Haemoglobin S (HbS; beta 6Glu -> Val) and HbC (beta 6Glu -> Lys) strongly protect against clinical Plasmodium falciparum malaria. HbS, which is lethal in homozygosity, has a multi-foci origin and a widespread geographic distribution in sub-Saharan Africa and Asia whereas HbC, which has no obvious CC segregational load, occurs only in a small area of central West-Africa. To address this apparent paradox, we adopted two partially independent haplotypic approaches in the Mossi population of Burkina Faso where both the local S (S-Benin) and the C alleles are common (0.05 and 0.13). Here we show that: both C and S-Benin are monophyletic; C has accumulated a 4-fold higher recombinational and DNA slippage haplotypic variability than the S-Benin allele (P = 0.003) implying higher antiquity; for a long initial lag period, the C alleles did apparently remain very few. These results, consistent with epidemiological evidences, imply that the C allele has been accumulated mainly through a recessive rather than a semidominant mechanism of selection. This evidence explains the apparent paradox of the uni-epicentric geographic distribution of HbC, representing a 'slow but gratis' genetic adaptation to malaria through a transient polymorphism, compared to the polycentric 'quick but costly' adaptation through balanced polymorphism of HbS.

Modiano, D., Bancone, G., Ciminelli, B.M., Pompei, F., Blot, I., Impore, J., et al. (2008). Haemoglobin S and haemoglobin C: 'quick but costly' versus 'slow but gratis' genetic adaptations to Plasmodium falciparum malaria. HUMAN MOLECULAR GENETICS, 17(6), 789-799 [10.1093/hmg/ddm350].

Haemoglobin S and haemoglobin C: 'quick but costly' versus 'slow but gratis' genetic adaptations to Plasmodium falciparum malaria

CIMINELLI, BIANCA MARIA;MODIANO, GUIDO
2008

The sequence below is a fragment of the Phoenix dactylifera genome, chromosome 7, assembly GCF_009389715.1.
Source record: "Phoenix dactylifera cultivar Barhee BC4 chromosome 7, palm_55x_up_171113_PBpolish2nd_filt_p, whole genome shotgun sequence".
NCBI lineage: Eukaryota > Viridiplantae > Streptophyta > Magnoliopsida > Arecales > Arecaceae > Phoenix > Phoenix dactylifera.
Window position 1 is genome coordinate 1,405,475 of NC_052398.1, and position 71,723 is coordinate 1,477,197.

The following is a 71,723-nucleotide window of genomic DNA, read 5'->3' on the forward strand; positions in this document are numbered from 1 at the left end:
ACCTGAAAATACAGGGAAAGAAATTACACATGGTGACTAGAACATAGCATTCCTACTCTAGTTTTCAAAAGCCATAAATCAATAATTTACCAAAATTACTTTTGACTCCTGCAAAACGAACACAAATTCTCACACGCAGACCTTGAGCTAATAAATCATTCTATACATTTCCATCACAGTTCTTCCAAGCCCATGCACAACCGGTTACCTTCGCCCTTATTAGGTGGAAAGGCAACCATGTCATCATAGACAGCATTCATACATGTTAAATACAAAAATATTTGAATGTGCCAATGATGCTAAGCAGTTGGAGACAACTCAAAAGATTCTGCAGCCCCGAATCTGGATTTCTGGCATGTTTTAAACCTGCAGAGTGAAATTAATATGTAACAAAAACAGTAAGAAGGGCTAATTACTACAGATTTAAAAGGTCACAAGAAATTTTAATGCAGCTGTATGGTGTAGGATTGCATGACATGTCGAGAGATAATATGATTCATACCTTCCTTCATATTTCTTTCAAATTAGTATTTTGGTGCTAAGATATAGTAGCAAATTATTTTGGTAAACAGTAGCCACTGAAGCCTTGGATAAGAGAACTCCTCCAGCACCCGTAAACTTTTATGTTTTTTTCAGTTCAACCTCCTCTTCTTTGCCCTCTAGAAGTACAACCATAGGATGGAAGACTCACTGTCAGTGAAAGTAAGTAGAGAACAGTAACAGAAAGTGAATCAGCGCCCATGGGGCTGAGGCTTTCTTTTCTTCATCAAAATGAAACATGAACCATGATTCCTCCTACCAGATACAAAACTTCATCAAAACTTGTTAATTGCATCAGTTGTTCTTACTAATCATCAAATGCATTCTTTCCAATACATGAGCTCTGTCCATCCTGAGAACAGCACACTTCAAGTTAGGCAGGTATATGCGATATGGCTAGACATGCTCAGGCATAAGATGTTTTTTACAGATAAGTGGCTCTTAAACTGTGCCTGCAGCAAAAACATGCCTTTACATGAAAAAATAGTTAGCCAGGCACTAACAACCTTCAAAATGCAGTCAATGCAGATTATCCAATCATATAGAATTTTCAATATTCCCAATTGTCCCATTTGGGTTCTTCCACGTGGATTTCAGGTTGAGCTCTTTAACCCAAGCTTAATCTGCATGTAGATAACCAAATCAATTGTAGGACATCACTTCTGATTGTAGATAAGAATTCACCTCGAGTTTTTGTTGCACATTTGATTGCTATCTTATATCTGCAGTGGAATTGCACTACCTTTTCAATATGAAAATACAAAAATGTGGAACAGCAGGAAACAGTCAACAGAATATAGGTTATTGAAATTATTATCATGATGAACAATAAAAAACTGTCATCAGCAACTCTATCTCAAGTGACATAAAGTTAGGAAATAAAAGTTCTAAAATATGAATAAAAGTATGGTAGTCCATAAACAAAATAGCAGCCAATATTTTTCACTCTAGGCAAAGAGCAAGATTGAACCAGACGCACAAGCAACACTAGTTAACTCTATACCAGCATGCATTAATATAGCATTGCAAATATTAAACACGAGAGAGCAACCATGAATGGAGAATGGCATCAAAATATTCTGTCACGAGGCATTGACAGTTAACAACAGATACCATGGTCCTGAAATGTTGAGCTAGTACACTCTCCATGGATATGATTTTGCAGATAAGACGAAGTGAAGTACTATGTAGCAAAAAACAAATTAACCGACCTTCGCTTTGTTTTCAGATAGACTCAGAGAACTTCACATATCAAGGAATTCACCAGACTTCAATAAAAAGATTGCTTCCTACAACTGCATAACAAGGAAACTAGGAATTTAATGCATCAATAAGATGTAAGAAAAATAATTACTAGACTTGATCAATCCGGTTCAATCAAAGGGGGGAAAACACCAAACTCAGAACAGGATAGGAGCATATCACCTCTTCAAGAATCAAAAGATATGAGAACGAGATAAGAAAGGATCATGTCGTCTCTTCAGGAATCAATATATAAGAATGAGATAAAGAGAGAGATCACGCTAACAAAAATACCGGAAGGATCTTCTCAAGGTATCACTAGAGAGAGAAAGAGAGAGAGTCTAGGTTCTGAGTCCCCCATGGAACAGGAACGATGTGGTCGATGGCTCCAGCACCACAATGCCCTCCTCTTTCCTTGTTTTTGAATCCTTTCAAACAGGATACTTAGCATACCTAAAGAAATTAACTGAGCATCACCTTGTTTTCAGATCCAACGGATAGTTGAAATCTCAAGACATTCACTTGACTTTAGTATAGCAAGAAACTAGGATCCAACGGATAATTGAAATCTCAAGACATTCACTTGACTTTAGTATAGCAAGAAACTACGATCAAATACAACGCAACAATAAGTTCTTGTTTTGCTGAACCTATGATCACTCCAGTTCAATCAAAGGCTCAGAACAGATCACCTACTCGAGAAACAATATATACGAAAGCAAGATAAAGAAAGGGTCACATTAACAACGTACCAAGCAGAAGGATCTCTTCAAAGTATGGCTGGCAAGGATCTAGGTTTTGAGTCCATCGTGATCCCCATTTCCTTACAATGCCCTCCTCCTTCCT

Abstract

Haemoglobin S (HbS; beta 6Glu -> Val) and HbC (beta 6Glu -> Lys) strongly protect against clinical Plasmodium falciparum malaria. HbS, which is lethal in homozygosity, has a multi-foci origin and a widespread geographic distribution in sub-Saharan Africa and Asia whereas HbC, which has no obvious CC segregational load, occurs only in a small area of central West-Africa. To address this apparent paradox, we adopted two partially independent haplotypic approaches in the Mossi population of Burkina Faso where both the local S (S-Benin) and the C alleles are common (0.05 and 0.13). Here we show that: both C and S-Benin are monophyletic; C has accumulated a 4-fold higher recombinational and DNA slippage haplotypic variability than the S-Benin allele (P = 0.003) implying higher antiquity; for a long initial lag period, the C alleles did apparently remain very few. These results, consistent with epidemiological evidences, imply that the C allele has been accumulated mainly through a recessive rather than a semidominant mechanism of selection. This evidence explains the apparent paradox of the uni-epicentric geographic distribution of HbC, representing a 'slow but gratis' genetic adaptation to malaria through a transient polymorphism, compared to the polycentric 'quick but costly' adaptation through balanced polymorphism of HbS.
Pubblicato
Rilevanza internazionale
Articolo
Sì, ma tipo non specificato
Settore BIO/18 - Genetica
English
Con Impact Factor ISI
hemoglobin C; hemoglobin S; Burkina Faso; haplotype; microsatellite; SNP; allele age
Modiano, D., Bancone, G., Ciminelli, B.M., Pompei, F., Blot, I., Impore, J., et al. (2008). Haemoglobin S and haemoglobin C: 'quick but costly' versus 'slow but gratis' genetic adaptations to Plasmodium falciparum malaria. HUMAN MOLECULAR GENETICS, 17(6), 789-799 [10.1093/hmg/ddm350].
Modiano, D; Bancone, G; Ciminelli, Bm; Pompei, F; Blot, I; Impore, J; Modiano, G
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Utilizza questo identificativo per citare o creare un link a questo documento: http://hdl.handle.net/2108/26909
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